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Wagner Hills brotherhood celebrates Easter hope

Five churches collaborated on Good Friday this year to present Stations of the Cross.
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Thirty-seven men, grappling with drug and alcohol addictions, currently live in close-quarters on the 45-acre working Fort Langley farm. (Sarah Grochowski photo)

Five churches, hundreds of spectators and the Wagner Hills Farm Society collaborated again on Good Friday this year, to present 10 Stations of the Cross.

Fort Langley’s churches each took a turn to host Bible readings and worship music played from a trailer-stage that was led by a tractor and followed by spectators, along with those willing to carry a life-size cross through the village from station to station.

The event began at Station 1, where Jesus Enters Jerusalem was read at Fort Langley Community Hall at 10 a.m. Hundreds were gathered from throughout the Lower Mainland.

“This event is so that you might deepen in your understanding of what the cross means; that symbol of our faith and the journey to it, as we open up to the hope of resurrection,” said Minister Hilde Seal from United Churches of Langley.

At each station, more spectators became participants, joining the procession.

One of the first volunteers to carry the cross was 33-year-old Christopher Kowalski.

“I gave my life to Jesus a couple of weeks ago, really,” Kowalski said. “This event is in celebration of that – my faith.”

Kowalski – who relocated to Vancouver for work four years ago – “slipped up” in October. His mother begged him to attend Wagner Hills one-year addictions rehabilitation program.

“I used to be involved in the drug world,” Kowalski recounted. “After I went back to it, I was literally ready to die – so it’s a good thing that I came.”

Initially, Kowalski promised his mother he would only stay at Wagner Hills for 30 days. But now, after three months, Kowalski is a sober man with a renewed sense of purpose and hope.

He intends to stay for the full year and work intermittently, if possible during his stay at Wagner Hills.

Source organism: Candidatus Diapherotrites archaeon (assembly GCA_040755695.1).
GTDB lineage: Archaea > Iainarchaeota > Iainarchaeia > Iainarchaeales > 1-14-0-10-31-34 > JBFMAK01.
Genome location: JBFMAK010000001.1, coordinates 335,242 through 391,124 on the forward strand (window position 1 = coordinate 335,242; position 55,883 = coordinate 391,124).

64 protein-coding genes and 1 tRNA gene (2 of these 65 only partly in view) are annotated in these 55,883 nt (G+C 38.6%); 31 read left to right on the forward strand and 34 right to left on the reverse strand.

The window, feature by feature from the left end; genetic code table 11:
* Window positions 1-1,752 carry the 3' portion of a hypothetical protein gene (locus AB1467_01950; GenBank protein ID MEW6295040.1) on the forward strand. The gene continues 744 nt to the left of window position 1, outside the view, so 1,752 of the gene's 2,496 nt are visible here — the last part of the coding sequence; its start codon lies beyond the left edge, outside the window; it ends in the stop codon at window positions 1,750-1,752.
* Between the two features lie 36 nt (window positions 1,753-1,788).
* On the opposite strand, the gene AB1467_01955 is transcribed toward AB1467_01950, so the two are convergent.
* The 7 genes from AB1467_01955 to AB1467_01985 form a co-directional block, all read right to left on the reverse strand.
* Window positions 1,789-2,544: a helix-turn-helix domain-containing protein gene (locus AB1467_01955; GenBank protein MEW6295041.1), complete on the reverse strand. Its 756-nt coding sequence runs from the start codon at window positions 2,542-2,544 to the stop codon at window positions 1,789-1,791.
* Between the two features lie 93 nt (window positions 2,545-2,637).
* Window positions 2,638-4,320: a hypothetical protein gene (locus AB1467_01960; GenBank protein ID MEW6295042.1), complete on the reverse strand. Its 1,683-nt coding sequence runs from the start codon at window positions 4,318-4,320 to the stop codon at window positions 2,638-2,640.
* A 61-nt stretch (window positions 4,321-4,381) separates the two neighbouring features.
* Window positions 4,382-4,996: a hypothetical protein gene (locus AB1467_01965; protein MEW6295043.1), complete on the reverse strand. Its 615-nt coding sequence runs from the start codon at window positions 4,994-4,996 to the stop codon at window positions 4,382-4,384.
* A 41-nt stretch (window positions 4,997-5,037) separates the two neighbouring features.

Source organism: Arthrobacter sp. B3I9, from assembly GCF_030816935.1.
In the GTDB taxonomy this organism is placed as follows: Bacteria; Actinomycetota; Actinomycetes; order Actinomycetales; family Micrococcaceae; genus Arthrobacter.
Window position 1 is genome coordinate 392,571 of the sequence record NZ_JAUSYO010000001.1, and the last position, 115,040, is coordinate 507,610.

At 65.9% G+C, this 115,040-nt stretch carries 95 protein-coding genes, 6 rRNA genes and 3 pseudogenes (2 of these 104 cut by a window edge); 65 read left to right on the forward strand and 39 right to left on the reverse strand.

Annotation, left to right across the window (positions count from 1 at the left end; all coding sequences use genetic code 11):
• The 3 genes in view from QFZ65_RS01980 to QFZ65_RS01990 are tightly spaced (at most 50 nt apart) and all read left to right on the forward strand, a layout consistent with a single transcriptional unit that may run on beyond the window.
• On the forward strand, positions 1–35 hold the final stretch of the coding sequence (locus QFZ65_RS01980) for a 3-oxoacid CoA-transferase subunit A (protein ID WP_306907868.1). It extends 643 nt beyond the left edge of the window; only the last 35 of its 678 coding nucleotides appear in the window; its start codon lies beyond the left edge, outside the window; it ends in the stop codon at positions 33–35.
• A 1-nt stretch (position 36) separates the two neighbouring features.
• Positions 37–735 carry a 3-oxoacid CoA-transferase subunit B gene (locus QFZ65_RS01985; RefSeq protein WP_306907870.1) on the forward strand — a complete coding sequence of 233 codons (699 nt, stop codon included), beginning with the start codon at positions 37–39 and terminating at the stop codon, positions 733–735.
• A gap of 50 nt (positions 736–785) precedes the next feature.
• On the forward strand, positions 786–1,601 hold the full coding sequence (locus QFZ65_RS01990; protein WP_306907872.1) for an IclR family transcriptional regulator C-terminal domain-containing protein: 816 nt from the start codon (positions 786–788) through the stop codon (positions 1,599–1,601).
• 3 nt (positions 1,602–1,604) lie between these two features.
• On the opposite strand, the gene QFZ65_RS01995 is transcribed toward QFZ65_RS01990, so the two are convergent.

Thirty-seven men, grappling with drug and alcohol addictions, currently live in close-quarters on the 45-acre working Fort Langley farm.

The society facilitates group counselling, healthy lifestyle changes, group sharing, as well as worship services and Bible lessons.

Since its inception, Wagner Hills has seen more than 5,000 men and women access the ministry. Their women’s campus is located in South Langley.

“You think that for men of our backgrounds, living together would be utter chaos, but it really isn’t – we’re like a big family,” shared another recovery program member, Austin Hood.

Hood travelled from Alberta to access the centre’s recovery services after abruptly losing his father to a drug overdose and spiraling himself, back into drug use.

Soon after he graduates from the program, Hood wants to become a social worker for men in his very circumstances. He feels it is his “calling.”

RELATED: Local market serves as social enterprise for women in addictions recovery

Phil Butcher, of Langley, graduated from the program last month, but has since relapsed.

Butcher admitted: “It is a bittersweet moment when you graduate, to leave the community you’re in” at the farm.

Three weeks ago, he returned to the centre and the farm.

Mid-way through the event, at Stations 5 and 6, spectators gathered atop the grass in Fort Langley’s cemetery.

There, Fort Langley Evangelical Free Church, led two stations: Jesus Willingly Gives His Life and Peter and the Disciples Forsake Jesus.

Additional stations were hosted by Fraser Point Church, United Churches of Langley, the Parish of St. George – an Anglican Church of Canada, and Living Waters Church.

The procession concluded just after noon with Station 10, with The Empty Tomb, inside Fort Langley Evangelical Free Church.

A member of Living Waters Church, who wishes to remain anonymous, says that watching the Wagner Hills men gather together in the cemetery for worship reminded her “a bit of the story of Easter, the hope that comes” following the resurrection of Jesus Christ, which resulted in an empty tomb.

“I find it very moving because you know what struggles they are going through and are probably still in the midst of,” she finished.

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Phil Butcher, of Langley, graduated from the program last month but is currently back in the centre. (Sarah Grochowski photo)
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Christopher Kowalski (middle) attends Wagner Hills’ one-year Christian addictions rehabilitation program alongside 36 other men. (Sarah Grochowski photo)
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Fort Langley’s churches each took a turn to host Bible readings and worship music played from a trailer-stage that was led by a tractor. (Sarah Grochowski photo)
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Spectators young and old carried a life-size cross through the village from station to station in Fort Langley on Friday. (Sarah Grochowski photo)
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